WEDNESDAY
January 26, 2000
volume 11, no. 18
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NEWS & VIEWS     Acknowledgments
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CDF ADDRESSES THE NEUTERING OF SOCIETY
Opening in Rome of Plenary Assembly of Vatican Congregation
    VATICAN CITY, JAN 25 (ZENIT).- The trend in international circles to refer to human beings as though they were neuter, ignoring the complementarity of the sexes, poses serious threats to the Catholic faith. This will be one of the three major areas of discussion of the Plenary Assembly of the Congregation for the Doctrine of the Faith (CDF), which opened today.

    This is an important meeting, because the members of this Vatican Congregation, presided by Cardinal Joseph Ratzinger, live spread throughout and can only meet periodically to discuss the dynamics, contents, and methodology of the Congregation itself.

    The complex society in which the Church must act today poses serious challenges to the proclamation of the Gospel. Consequently, the first part of the assembly will study a long report on the Congregation's activity. The 262-page document analyzes the work of the doctrinal, disciplinary, and matrimonial offices; collaboration established in the writing of certain particularly important documents, such as drafts of papal documents, instructions and decrees; promotion of symposiums, such as last year's on the Primacy of the Bishop of Rome and on the interpretation of the Bible in the Church; and the examination of dogmatic and moral questions in books and magazines written in contemporary theological and pastoral realms. The text also reflects the Congregation's collaboration in the documents of the other organizations of the Roman Curia in so far as doctrine is concerned.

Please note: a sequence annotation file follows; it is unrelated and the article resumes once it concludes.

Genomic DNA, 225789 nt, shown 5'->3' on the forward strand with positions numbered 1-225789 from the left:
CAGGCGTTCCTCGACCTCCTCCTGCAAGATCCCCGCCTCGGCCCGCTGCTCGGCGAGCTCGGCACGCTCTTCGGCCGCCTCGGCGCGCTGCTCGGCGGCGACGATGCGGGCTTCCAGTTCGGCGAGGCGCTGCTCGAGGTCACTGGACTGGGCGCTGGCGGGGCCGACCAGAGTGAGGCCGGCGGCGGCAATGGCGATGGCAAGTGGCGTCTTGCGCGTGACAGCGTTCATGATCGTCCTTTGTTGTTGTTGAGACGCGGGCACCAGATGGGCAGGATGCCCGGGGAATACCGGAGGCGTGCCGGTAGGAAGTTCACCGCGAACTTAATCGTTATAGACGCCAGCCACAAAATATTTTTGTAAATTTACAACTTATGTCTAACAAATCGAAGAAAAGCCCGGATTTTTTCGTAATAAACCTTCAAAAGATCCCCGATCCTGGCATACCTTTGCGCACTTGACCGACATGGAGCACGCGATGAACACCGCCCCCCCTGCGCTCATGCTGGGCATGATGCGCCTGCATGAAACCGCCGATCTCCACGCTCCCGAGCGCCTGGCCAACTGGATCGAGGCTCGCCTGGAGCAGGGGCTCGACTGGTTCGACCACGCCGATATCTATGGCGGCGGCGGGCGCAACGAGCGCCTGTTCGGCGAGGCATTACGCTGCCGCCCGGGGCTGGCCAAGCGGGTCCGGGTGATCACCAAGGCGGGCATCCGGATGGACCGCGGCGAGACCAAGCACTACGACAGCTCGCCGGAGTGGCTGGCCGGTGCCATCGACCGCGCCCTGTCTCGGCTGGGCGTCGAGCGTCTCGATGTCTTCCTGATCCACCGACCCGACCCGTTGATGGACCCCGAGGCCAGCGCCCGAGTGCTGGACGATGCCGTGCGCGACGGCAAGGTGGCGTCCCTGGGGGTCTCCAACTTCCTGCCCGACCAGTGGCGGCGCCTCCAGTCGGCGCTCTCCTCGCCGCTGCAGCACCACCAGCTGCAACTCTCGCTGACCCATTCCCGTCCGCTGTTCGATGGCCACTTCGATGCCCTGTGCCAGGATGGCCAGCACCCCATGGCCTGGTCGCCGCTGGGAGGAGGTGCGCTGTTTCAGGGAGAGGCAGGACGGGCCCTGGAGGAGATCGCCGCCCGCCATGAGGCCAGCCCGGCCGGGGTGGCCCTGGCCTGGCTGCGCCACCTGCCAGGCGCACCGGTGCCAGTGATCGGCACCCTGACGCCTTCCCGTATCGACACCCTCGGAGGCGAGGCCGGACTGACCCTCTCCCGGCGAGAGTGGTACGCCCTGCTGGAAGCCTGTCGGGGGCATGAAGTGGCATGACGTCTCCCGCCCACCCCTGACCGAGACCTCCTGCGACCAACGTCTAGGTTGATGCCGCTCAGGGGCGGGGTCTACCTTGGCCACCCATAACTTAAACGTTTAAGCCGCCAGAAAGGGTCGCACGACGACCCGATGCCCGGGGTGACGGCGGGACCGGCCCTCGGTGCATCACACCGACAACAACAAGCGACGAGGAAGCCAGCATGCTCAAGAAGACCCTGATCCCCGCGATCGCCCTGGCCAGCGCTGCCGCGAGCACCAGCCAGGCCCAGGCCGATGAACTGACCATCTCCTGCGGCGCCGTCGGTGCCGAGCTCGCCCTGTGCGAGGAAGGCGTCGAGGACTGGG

In statements to Vatican Radio, Bishop Tarcisio Bertone, CDF secretary, said that, after studying the Congregation's activity over the past year, the discussion of the theologians and pastors who have gathered in Rome will focus on three topics. "A fundamental argument today is the one referring to the unique and universal character of the saving action of Christ and the Church, in the realm of dialogue with the great religions and in the ambit of the so-called theology of religions or plurality of religions."

    The second topic will center around "the painful and negative chapter of the life of the Church," in other words, "the most grave offences against the faith, the sacraments, and the Christian moral plan, that have been submitted for evaluation and judgment." Bishop Bertone explained that "because it is also a tribunal, the Congregation for the Doctrine of the Faith has the task of intervening in certain painful and negative cases of the life of the Church."

    Finally, the third topic to be addressed by this Congregation that safeguards the orthodoxy of the Christian message is what he called "human race feminism." "In other words, the problem that arises today, even in international forums, that regards gender as neither masculine nor feminine and, therefore, does not keep in mind the complementary nature of the sexes, but posits a neutral gender, in which everyone can identify with whatever is preferred. Suffice it to recall here certain proposed legislations, presented even in Italy, in which each one can choose the type of his/her life according to his/her sexual orientation and not according to God's original creative plan."

    The Congregation's assembly will conclude its sessions with a Papal audience on January 28. ZE00012508

          

January 26, 2000
volume 11, no. 18
NEWS & VIEWS

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